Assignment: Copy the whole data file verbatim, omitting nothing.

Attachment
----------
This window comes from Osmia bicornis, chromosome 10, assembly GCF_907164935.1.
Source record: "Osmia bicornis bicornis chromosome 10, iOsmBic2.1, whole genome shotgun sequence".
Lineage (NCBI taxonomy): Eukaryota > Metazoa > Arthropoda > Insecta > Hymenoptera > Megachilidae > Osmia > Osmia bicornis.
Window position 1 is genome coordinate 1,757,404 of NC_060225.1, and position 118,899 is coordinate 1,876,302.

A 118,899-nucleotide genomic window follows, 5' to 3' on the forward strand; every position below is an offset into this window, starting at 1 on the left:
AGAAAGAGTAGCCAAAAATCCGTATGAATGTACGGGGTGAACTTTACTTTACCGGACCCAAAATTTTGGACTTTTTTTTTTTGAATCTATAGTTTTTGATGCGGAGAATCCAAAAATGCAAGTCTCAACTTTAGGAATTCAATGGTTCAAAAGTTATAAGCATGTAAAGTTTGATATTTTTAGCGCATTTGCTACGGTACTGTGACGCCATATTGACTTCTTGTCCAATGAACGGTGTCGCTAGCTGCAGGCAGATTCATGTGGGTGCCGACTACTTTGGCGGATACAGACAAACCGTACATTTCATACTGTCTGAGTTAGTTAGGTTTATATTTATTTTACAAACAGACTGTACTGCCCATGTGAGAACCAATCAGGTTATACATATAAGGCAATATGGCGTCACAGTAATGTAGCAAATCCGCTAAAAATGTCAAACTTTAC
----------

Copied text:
This window comes from Osmia bicornis, chromosome 10, assembly GCF_907164935.1.
Source record: "Osmia bicornis bicornis chromosome 10, iOsmBic2.1, whole genome shotgun sequence".
Lineage (NCBI taxonomy): Eukaryota > Metazoa > Arthropoda > Insecta > Hymenoptera > Megachilidae > Osmia > Osmia bicornis.
Window position 1 is genome coordinate 1,757,404 of NC_060225.1, and position 118,899 is coordinate 1,876,302.

A 118,899-nucleotide genomic window follows, 5' to 3' on the forward strand; every position below is an offset into this window, starting at 1 on the left:
AGAAAGAGTAGCCAAAAATCCGTATGAATGTACGGGGTGAACTTTACTTTACCGGACCCAAAATTTTGGACTTTTTTTTTTTGAATCTATAGTTTTTGATGCGGAGAATCCAAAAATGCAAGTCTCAACTTTAGGAATTCAATGGTTCAAAAGTTATAAGCATGTAAAGTTTGATATTTTTAGCGCATTTGCTACGGTACTGTGACGCCATATTGACTTCTTGTCCAATGAACGGTGTCGCTAGCTGCAGGCAGATTCATGTGGGTGCCGACTACTTTGGCGGATACAGACAAACCGTACATTTCATACTGTCTGAGTTAGTTAGGTTTATATTTATTTTACAAACAGACTGTACTGCCCATGTGAGAACCAATCAGGTTATACATATAAGGCAATATGGCGTCACAGTAATGTAGCAAATCCGCTAAAAATGTCAAACTTTAC